“The best laid plans of mice and men…” originated from Robert Burns 1786 poem that eventually was the source of John Steinbeck’s 1937 novel Of Mice and Men. Even today, 230 years later, the phrase is frequently quoted and likely more frequently felt. We make plans – preparing diligently for the future as we should. And then, something happens that changes everything.
Both as wellness coaches and in our own lives and families, we will experience this frequently. There are several responses available:
- Eat dessert first – Since some plans fall to pieces, one (natural) response is to simply stop delaying gratification. Just live for today and let tomorrow worry about itself. This is a fantastic strategy in the short run. But the fact is, most of the time there is a tomorrow to face. And just as credit card debts come at a premium, so do life choices that don’t consider tomorrow. So sure – take a break – eat dessert first tonight (and maybe tomorrow). But just realize that this strategy falls flat within a very short timeframe – and the cost of “late payments” is excessive.
- Go into planning hyperdrive – The opposite approach to completely letting go and eating dessert first is to grasp for more control. Maybe the reason things didn’t work out as planned is that I didn’t plan enough! So this time… Maybe it’s true – maybe upon further review some additional planning could have made a difference. However, sometimes things just happen for no apparent reason and completely unrelated to anything we’ve done. Making “tighter control” the answer to everything, soon the world closes in around us.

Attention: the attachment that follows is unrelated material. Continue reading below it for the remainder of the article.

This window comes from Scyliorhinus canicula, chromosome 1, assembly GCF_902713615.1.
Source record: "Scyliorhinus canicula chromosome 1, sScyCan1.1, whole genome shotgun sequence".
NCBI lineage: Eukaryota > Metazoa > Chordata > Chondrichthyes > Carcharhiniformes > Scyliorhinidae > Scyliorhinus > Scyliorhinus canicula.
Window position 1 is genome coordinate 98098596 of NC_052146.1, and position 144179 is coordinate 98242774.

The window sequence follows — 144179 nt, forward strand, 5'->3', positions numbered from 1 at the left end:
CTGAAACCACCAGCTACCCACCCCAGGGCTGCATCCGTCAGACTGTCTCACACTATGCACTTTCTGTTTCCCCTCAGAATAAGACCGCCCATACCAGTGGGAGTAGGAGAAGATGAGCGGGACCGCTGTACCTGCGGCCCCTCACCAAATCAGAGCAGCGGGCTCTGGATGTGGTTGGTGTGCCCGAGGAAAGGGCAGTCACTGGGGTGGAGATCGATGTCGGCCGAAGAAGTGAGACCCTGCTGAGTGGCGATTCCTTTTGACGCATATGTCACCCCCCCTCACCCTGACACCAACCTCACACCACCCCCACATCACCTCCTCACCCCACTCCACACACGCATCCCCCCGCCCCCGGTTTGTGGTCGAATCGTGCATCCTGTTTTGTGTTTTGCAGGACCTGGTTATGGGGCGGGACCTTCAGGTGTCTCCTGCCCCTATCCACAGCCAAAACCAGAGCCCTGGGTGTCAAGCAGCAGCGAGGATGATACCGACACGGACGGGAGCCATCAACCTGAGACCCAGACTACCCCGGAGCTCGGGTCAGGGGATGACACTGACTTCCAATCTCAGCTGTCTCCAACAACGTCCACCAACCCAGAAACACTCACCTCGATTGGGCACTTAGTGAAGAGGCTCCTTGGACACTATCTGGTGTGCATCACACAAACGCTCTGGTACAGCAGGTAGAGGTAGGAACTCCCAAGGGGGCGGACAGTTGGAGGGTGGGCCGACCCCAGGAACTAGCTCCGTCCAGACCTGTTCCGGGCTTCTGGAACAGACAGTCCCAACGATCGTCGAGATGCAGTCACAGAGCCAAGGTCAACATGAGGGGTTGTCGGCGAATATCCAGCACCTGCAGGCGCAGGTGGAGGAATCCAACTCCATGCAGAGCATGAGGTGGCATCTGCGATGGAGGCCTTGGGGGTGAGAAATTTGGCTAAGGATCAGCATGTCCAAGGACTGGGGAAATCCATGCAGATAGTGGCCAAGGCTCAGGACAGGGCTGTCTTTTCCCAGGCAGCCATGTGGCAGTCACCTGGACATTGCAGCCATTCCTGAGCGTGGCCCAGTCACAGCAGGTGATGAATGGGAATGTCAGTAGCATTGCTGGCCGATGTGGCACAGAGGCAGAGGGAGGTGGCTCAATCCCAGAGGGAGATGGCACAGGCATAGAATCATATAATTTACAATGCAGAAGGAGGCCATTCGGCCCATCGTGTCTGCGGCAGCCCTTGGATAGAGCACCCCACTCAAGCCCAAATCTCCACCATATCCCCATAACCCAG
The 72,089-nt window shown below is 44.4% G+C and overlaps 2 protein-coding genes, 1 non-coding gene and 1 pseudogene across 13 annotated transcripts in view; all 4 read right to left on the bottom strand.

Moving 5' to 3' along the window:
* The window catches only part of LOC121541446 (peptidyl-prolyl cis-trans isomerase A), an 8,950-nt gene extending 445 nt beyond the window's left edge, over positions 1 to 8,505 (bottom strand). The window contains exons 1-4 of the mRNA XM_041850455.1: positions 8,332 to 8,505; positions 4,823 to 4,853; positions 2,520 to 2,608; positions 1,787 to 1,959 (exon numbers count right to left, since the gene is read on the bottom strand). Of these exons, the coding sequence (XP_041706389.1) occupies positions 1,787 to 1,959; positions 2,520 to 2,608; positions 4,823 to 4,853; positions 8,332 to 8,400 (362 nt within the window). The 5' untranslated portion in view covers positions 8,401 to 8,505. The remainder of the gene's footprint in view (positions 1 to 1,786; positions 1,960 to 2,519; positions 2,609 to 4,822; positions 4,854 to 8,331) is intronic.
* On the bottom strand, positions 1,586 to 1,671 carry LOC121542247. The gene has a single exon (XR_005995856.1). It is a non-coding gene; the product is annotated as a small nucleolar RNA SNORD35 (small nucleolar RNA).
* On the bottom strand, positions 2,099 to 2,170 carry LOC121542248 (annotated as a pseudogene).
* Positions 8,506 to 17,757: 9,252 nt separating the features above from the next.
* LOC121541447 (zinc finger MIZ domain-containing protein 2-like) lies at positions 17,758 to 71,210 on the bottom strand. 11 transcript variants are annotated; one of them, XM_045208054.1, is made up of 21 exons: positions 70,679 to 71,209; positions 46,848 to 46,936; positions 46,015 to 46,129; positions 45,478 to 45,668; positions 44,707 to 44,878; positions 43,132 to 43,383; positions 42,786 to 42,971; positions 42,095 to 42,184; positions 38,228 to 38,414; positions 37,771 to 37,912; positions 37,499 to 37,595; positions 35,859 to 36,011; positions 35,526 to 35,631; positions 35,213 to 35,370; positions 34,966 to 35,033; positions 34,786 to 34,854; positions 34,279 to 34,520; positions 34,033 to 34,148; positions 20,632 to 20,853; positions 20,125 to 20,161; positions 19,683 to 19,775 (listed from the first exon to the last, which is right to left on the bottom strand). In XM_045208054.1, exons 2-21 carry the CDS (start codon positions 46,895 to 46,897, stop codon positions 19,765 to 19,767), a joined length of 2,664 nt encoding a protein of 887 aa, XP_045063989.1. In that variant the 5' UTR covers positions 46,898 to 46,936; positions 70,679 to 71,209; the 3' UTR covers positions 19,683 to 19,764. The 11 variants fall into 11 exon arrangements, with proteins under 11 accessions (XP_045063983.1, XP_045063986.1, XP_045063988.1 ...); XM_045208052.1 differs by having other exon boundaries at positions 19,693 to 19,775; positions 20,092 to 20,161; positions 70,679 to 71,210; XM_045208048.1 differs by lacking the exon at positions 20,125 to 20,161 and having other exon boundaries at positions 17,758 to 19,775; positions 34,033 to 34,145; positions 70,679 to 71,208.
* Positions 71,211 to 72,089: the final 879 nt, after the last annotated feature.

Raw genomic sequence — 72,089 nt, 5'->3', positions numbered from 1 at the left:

- Expanded view – The third option is to take a step back and take another – broader – look. Yes – the concept of “reaping what we sow” is alive and well in the 21st century. From daily eating and exercise habits to financial decisions and relationship priorities, our lives are generally a composite of the daily choices we make. So when something happens, look closer. Discuss it with someone with wisdom in that area. Consider how alternative choices may have influenced the outcome. However, in the process, tune into the expanded view of what happened. Ok – so that relationship didn’t work out. What did you learn that will make the next one even better? You blew up your healthy eating plan over the weekend. Ok – so what was the precursor (and how cool is it that you HAVE a healthy eating plan for the first time in years)? You suffered a stress fracture training for your first marathon and won’t be able to participate. Painful, but you’re training for a marathon! Awesome! Now let’s figure out what resulted in the stress fracture for the future.
Do you see the difference? The natural response is to treat each issues as an all-encompassing, my whole life revolves around this thing right here and now (believe me, I’m the poster child of this response). The reality is that it’s one moment within a long life; a life that is made up of a trillion little moments just like this one. If we let it define us (or our client), then it will. If we expand our view and see it as an opportunity in the broader context, all of the moments that follow will be enhanced.
The best laid plans of mice and men may indeed go awry. But the value of those plans go much further than the current moment – if we’re willing to broaden the view.